Reminiscences of the Earlier Days in Kosciusko County
By James H. Carpenter
Few persons who were not themselves pioneers, appreciate the privations endured by the early settlers of northern Indiana. One of the most grievous troubles was the fact that the county was so much subject to malarial diseases. The early settlers, as a rule, had to pass through a period of acclimation that was serious in the extreme. Families emigrating from nonmalarial districts suffered much more seriously than those from localities where malarial fevers prevailed; but few, however escaped no matter from what locality they came. Two seasons were more remarkable for the amount of sickness that was prevalent than others; these were the years of 1838 and 1846. There was great fatality in 1838 among the settlers, owing mainly to the fact that none of the physicians practicing at that time had any correct idea as to the treatment of the prevailing fevers. An ordinary fever that would now be successfully broken up and cured in forty-eight hours would confine the sufferer to his bed for half the summer, and often proved fatal. I have been informed that sixty-four interments took place in the cemetery at Leesburg during the summer and autumn of 1838, and this, too, when the population of that neighborhood was quite sparse. The usually course of treatment of an ordinary fever was to bleed the patient freely and following this by salivation, and at each return of the fever to repeat the blood-letting; no quinine was given until the "tongue cleaned." My readers can guess the results. The grave usually received the victim, and when the result was favorable, the patient was used up for the season.
I first became acquainted with Kosciusko county in the spring of 1846. By this time a more rational system of treating the disease of the country had gained some ground, though there were many of the physicians that still adhered to the old practice. I knew a physician in the neighboring county, who is still living, that, if he procured half a dozen patients early in the season, he had abundant practice for the year. Besides adopting the treatment spoken of above, when he did succeed in breaking up a feverand that was seldomhe almost starved his patient to death. It is said--I will not vouch for its truth--that a favorite diet prescribed by him for his convalescing patients was to suspend a cracker by a string so that its shadow would fall into a cup of water. Of this he would permit his patient to take a teaspoonful three times a day, closely watching its affects to avoid taking into the system too much nourishment. It will be readily perceived that none of his patients suffered relapses from overeating if they followed his advice.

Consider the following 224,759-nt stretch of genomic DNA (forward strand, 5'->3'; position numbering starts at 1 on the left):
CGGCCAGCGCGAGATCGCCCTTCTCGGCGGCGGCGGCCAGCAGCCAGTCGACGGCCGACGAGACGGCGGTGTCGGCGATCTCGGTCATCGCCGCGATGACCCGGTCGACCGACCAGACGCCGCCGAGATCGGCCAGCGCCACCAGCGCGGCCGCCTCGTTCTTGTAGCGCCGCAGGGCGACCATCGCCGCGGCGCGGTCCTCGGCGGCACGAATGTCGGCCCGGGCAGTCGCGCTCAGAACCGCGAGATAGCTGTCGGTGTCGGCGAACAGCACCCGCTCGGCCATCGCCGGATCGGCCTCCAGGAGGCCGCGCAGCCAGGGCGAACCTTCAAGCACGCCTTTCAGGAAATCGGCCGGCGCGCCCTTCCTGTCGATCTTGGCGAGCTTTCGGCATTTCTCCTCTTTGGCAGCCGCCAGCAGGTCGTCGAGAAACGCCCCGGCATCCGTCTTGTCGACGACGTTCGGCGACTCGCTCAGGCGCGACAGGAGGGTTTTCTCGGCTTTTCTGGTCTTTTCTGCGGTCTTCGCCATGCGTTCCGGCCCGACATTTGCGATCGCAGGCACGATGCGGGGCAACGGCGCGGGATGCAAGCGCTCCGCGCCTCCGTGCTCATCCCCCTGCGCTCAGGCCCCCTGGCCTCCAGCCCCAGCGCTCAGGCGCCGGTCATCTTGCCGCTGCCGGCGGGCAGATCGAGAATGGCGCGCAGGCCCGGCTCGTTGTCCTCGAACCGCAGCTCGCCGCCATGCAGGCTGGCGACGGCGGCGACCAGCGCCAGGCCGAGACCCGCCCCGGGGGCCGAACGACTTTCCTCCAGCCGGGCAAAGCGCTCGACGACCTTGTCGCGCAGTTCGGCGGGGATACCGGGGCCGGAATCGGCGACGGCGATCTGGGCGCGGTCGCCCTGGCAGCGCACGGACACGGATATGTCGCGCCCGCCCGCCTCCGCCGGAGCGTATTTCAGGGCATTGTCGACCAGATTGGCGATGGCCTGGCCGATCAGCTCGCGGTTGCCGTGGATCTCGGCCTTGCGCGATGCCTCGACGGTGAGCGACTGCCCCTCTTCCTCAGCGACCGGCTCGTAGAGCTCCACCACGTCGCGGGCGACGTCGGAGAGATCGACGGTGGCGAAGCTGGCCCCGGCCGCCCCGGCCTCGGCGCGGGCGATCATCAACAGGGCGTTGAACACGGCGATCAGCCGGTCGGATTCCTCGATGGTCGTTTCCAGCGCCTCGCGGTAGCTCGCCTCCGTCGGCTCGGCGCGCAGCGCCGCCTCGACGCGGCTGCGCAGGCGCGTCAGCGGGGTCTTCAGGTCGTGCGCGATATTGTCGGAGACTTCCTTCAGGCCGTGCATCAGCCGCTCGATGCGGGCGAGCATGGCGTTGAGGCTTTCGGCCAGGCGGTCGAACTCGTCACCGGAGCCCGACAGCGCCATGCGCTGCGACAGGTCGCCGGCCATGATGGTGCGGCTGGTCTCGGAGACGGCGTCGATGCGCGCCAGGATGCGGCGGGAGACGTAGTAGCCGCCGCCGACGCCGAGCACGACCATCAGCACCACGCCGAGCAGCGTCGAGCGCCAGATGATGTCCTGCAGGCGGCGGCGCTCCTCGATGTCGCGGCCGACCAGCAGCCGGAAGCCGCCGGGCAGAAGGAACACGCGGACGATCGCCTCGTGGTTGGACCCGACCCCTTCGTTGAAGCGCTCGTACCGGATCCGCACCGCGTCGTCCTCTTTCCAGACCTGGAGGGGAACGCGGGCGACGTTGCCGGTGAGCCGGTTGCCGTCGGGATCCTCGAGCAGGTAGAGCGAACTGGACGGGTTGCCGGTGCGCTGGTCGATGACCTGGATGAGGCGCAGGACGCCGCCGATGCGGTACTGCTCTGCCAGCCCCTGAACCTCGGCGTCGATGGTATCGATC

In 1846 there were but few physicians in this country, and they were hard-working men and poorly paid, and most of them were very fair practitioners. No one who did not live here at the time knows how hard work it was to practice medicine at that time. The country was new, the roads--what there were of them--were new and rough, and many of the streams unbridged; the physicians had to travel on horseback, and owing to the fact that there were but few doctors, their range of travel was very large. The only points in this county at that time where there were physicians were Milford, Syracuse, Leesburg, Oswego, Warsaw, Palestine and North Galveston. Dr. Bolsbee was at Milford, Dr. Geo. W. Parks at Syracuse, Dr. Wm. Parks at Leesburg, Drs. Rolland Willard and Z. C. Johnson at Oswego, Dr. Edward Parks at North Galveston, Dr. A. B. Cripfield and Dr. Geo. W. Stacy at Warsaw, and Dr. Wm. Sarber at Palestine. All of these gentlemen, when I became a citizen of the county, as I did on the 12th of July, 1847, I became well acquainted with, with the exception of Dr. Bolsbee, of Milford, who moved away about that time. I know but little of him. He was a large man, probably about fifty years of age, and did not possess a very high grade of qualification. He moved, as I have been informed, to Illinois.
Dr. Geo. W. Parks had acquired but little knowledge of medicine; but was very attentive to his patients, and done much good. He died many years ago. Dr. Edward R. Parks was then just fairly commencing the practice of medicine, he studying the profession alone, and for a long time was trusted by none but his nearest neighbors, who employed him because they could not readily procure the services of another physician. He was studious and attentive subsequently attending a course or two of lectures at Laporte and finally became one of the most trusted physicians in the county. He devoted much attention to surgery and attained some notoriety as a surgeon. He was for a short time surgeon of the 30th Indiana volunteers in the late war. Dr. Parks was the most self-reliant man I ever knew, thinking, when he had examined a case and made up his mind, that he could not be wrong. He moved to Leesburg in 1847 or 1848 and thence to Warsaw about the beginning of the war. His health began to fail soon after his return home from the army, and he died several years ago, having returned to North Galveston before his death.
Dr. William Parks studied medicine at Leesburg, and in 1846, when I first became acquainted with him, was one of the leading physicians of the county, he having a most excellent practice, and enjoyed the esteem of the public both as a citizen and physician, which was well deserved. He and Dr. Edward R. Parks were for several years partners, and at that time had the best practice of any physicians in the county. My relations with Dr. William Parks and family were most cordial, and my recollection of them most pleasant. They suffered the loss of several of their children some twenty-six years ago with diphtheria, I believe, that cast a shadow over the lives of the doctor and his most estimable wife. When yet in the prime and vigor of manhood and in the midst of his usefulness, Dr. Parks was attacked with a serious and incurable disease, and after several years of great suffering he died, while yet comparatively a young man.